LINKS
2016-12-01 / Headlines

Sicangu Nation Exercise Food Sovereignty

BY BRANDON ECOFFEY
LCT EDITOR

MISSION— Shoppers across the Sicangu Nation will now have a little help in choosing healthy foods at the supermarket.

Earlier this month shoppers at the tribally owned Turtle Creek Crossing Super Foods in Mission, South Dakota began purchasing products equipped with a locally designed label on selected food products in the store. The “Food is Good Medicine” label is designed to make it easier for local residents to access and choose healthy foods.

“Our hope is that such a culturally significant label will be recognizable and meaningful for the local community in a way that encourages better eating and better health for tribal members of all ages,” said Wizipan Little Elk, CEO of REDCO. “We are especially grateful to Turtle Creek Crossing Super Foods management and staff for their partnership and support of this project. They quickly embraced our vision that, side-by-side with being a business, this store also can be a source of vital information for our community.”

The labeling project is part of REDCO’s Food Sovereignty Initiative aimed at increasing healthier, sustainable agriculture in order to help the Sicangu Lakota Oyate become fully self-sufficient as a tribal nation. The label features an image of an adult buffalo with a young calf and the message “Food Is Good Medicine” in both English and Lakota.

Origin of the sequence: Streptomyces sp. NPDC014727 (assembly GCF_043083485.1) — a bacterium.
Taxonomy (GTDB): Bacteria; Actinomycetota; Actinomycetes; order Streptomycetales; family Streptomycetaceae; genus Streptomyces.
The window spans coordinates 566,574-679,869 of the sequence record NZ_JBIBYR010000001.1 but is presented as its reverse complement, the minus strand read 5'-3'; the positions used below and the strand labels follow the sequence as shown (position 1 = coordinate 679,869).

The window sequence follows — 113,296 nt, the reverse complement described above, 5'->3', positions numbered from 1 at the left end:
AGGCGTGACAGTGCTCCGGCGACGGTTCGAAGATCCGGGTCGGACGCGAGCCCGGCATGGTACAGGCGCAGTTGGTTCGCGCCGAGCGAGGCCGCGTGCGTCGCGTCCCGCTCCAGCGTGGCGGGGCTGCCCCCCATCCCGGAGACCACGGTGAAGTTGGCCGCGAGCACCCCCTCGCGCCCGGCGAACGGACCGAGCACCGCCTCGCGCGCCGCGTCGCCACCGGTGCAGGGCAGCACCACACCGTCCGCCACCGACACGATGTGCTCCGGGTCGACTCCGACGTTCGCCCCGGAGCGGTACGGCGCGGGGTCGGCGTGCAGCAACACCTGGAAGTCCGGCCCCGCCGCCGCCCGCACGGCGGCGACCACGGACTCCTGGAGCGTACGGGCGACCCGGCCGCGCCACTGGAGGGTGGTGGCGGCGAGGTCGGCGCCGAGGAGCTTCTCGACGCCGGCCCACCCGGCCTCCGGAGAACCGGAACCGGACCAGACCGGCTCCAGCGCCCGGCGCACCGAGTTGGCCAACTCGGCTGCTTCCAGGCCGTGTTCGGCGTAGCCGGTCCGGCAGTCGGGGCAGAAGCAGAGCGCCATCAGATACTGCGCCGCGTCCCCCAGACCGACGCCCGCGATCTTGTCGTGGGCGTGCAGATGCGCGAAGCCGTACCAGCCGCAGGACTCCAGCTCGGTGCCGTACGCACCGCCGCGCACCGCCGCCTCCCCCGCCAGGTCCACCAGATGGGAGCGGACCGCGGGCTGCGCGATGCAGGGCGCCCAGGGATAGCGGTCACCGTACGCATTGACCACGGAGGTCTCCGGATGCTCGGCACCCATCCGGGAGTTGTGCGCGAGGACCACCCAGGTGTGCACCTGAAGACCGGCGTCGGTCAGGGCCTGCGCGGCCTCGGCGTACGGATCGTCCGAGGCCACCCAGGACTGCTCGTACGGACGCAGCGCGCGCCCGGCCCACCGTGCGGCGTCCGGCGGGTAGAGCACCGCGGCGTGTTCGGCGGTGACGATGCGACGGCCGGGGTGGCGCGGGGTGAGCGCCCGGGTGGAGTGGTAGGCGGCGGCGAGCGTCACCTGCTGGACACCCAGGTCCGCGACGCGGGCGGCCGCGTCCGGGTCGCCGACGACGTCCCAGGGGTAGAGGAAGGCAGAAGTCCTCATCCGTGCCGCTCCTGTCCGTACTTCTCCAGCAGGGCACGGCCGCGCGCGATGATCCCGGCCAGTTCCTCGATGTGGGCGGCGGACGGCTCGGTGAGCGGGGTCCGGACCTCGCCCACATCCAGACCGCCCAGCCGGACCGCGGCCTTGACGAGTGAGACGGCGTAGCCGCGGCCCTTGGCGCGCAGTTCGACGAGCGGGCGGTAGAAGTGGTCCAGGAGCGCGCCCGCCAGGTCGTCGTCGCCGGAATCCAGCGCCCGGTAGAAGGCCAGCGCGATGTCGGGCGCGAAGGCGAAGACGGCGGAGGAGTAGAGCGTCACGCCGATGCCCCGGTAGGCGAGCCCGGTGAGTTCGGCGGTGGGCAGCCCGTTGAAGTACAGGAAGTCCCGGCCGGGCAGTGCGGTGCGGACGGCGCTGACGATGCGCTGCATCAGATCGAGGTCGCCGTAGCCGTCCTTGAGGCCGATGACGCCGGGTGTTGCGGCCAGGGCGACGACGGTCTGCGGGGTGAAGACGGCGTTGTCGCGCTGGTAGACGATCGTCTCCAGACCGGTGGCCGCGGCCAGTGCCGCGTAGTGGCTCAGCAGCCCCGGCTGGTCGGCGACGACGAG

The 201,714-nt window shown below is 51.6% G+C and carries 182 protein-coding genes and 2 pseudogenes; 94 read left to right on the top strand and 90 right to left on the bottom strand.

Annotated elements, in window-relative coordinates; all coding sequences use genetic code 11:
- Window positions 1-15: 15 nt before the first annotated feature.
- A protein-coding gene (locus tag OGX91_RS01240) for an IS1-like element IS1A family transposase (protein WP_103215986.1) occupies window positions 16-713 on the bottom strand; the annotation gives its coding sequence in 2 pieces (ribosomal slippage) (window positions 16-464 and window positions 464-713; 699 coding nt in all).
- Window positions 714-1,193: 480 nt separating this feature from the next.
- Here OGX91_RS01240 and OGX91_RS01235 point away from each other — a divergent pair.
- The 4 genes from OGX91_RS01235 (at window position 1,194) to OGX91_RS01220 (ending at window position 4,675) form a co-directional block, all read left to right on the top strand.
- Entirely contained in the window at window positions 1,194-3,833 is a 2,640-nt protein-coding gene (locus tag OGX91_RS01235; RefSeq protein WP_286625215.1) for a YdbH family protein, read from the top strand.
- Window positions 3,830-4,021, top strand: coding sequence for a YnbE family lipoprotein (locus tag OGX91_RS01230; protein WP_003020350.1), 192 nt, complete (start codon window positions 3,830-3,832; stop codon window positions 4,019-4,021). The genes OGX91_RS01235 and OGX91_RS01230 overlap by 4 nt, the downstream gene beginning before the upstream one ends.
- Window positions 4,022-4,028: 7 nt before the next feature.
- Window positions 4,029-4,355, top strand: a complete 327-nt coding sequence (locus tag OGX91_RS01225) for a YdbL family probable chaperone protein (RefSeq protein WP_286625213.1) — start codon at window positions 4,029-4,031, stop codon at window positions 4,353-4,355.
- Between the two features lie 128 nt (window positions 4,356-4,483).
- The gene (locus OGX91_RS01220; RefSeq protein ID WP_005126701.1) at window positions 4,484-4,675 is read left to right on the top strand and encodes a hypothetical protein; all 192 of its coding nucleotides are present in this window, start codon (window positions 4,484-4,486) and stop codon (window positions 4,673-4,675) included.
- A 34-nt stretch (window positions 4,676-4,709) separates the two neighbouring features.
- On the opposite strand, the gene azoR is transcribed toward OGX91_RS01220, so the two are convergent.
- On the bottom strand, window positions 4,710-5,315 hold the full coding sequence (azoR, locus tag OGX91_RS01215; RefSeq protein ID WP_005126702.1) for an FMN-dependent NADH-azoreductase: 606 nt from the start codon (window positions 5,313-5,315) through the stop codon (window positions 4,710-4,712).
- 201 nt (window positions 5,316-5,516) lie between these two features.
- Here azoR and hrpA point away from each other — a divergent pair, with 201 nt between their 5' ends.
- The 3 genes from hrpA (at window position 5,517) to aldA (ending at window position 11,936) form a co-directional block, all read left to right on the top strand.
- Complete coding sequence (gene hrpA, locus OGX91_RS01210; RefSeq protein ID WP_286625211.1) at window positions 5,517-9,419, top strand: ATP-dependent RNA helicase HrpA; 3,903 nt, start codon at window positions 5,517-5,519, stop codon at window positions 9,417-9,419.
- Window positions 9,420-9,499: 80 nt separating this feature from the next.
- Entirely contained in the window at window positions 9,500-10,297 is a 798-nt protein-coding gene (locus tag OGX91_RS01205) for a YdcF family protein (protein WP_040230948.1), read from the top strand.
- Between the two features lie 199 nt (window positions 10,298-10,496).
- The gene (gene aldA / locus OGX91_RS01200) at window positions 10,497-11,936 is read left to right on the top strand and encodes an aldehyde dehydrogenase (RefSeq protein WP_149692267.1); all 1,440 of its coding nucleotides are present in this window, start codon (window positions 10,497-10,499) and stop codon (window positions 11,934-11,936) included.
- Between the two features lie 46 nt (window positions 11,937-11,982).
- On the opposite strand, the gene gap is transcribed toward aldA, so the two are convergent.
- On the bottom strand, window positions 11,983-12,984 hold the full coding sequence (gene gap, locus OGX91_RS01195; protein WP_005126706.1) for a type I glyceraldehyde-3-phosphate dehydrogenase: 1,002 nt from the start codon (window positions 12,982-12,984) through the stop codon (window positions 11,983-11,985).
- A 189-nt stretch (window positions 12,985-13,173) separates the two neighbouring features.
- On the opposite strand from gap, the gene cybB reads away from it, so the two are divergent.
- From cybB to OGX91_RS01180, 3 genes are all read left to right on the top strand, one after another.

According to REDCO the purpose of the label is to help educate shoppers about foods that support better health. It was created as part of the larger “Healthy Food, Healthy Choice” project funded by the Rural Futures Institute at the University of Nebraska, a collaboration between REDCO’s Community Food Sovereignty Initiative, Sinte Gleska University, SDSU and the Rosebud SDSU Extension Office, Turtle Creek Crossing Super Foods, and the University of Nebraska- Lincoln. Several special events are planned over the coming months to promote and celebrate the launch of the labels in the store.

Several possible label designs were created by SGU Art Department faculty member Ned Day with input from Tina Martinez of the Lakota Studies Department and then offered to the community for feedback. SGU students and Turtle Creek Crossing shoppers helped guide the final design selection that is now on local food shelves.

Assistant Professor Christopher Gustafson from the UNL Department of Agricultural Economics underscores the potential implications of a project like this: “This labeling system is unique in that it does more than just highlight healthy food options. Through the involvement of the community in the development of the label, it reinforces community values and priorities about healthy choices.”

(Contact Brandon Ecoffey at editor@lakotacountrytimes.com)

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